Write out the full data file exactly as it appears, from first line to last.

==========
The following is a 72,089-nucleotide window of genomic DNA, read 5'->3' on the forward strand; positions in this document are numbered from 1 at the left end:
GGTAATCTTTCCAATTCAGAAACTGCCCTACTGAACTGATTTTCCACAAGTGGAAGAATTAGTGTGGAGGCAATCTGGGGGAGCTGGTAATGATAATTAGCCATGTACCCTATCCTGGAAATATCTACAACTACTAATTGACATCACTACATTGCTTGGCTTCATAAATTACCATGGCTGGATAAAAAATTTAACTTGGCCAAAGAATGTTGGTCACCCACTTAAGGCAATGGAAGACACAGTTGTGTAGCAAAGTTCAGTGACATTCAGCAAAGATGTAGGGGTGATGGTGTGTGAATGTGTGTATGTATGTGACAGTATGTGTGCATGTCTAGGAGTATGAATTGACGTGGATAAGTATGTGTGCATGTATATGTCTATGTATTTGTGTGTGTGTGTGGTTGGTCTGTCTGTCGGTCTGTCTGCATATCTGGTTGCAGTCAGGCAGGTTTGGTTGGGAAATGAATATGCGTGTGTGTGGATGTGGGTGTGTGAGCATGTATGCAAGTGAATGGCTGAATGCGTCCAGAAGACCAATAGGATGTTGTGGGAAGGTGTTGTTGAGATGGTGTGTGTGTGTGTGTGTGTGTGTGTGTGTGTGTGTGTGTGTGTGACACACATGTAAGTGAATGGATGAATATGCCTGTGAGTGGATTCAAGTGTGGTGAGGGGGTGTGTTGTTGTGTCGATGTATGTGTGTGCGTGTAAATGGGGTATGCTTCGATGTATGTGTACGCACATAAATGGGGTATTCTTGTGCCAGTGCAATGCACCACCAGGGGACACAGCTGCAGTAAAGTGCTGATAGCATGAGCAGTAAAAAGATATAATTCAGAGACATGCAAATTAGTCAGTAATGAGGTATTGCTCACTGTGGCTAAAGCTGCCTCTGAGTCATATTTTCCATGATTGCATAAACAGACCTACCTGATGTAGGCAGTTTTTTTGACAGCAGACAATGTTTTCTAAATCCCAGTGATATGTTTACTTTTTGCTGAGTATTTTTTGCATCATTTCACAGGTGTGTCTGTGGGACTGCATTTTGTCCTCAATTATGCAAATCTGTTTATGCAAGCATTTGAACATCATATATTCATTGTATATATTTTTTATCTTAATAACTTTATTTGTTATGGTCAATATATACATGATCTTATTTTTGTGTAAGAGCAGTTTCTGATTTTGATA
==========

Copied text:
The following is a 72,089-nucleotide window of genomic DNA, read 5'->3' on the forward strand; positions in this document are numbered from 1 at the left end:
GGTAATCTTTCCAATTCAGAAACTGCCCTACTGAACTGATTTTCCACAAGTGGAAGAATTAGTGTGGAGGCAATCTGGGGGAGCTGGTAATGATAATTAGCCATGTACCCTATCCTGGAAATATCTACAACTACTAATTGACATCACTACATTGCTTGGCTTCATAAATTACCATGGCTGGATAAAAAATTTAACTTGGCCAAAGAATGTTGGTCACCCACTTAAGGCAATGGAAGACACAGTTGTGTAGCAAAGTTCAGTGACATTCAGCAAAGATGTAGGGGTGATGGTGTGTGAATGTGTGTATGTATGTGACAGTATGTGTGCATGTCTAGGAGTATGAATTGACGTGGATAAGTATGTGTGCATGTATATGTCTATGTATTTGTGTGTGTGTGTGGTTGGTCTGTCTGTCGGTCTGTCTGCATATCTGGTTGCAGTCAGGCAGGTTTGGTTGGGAAATGAATATGCGTGTGTGTGGATGTGGGTGTGTGAGCATGTATGCAAGTGAATGGCTGAATGCGTCCAGAAGACCAATAGGATGTTGTGGGAAGGTGTTGTTGAGATGGTGTGTGTGTGTGTGTGTGTGTGTGTGTGTGTGTGTGTGTGTGTGACACACATGTAAGTGAATGGATGAATATGCCTGTGAGTGGATTCAAGTGTGGTGAGGGGGTGTGTTGTTGTGTCGATGTATGTGTGTGCGTGTAAATGGGGTATGCTTCGATGTATGTGTACGCACATAAATGGGGTATTCTTGTGCCAGTGCAATGCACCACCAGGGGACACAGCTGCAGTAAAGTGCTGATAGCATGAGCAGTAAAAAGATATAATTCAGAGACATGCAAATTAGTCAGTAATGAGGTATTGCTCACTGTGGCTAAAGCTGCCTCTGAGTCATATTTTCCATGATTGCATAAACAGACCTACCTGATGTAGGCAGTTTTTTTGACAGCAGACAATGTTTTCTAAATCCCAGTGATATGTTTACTTTTTGCTGAGTATTTTTTGCATCATTTCACAGGTGTGTCTGTGGGACTGCATTTTGTCCTCAATTATGCAAATCTGTTTATGCAAGCATTTGAACATCATATATTCATTGTATATATTTTTTATCTTAATAACTTTATTTGTTATGGTCAATATATACATGATCTTATTTTTGTGTAAGAGCAGTTTCTGATTTTGATA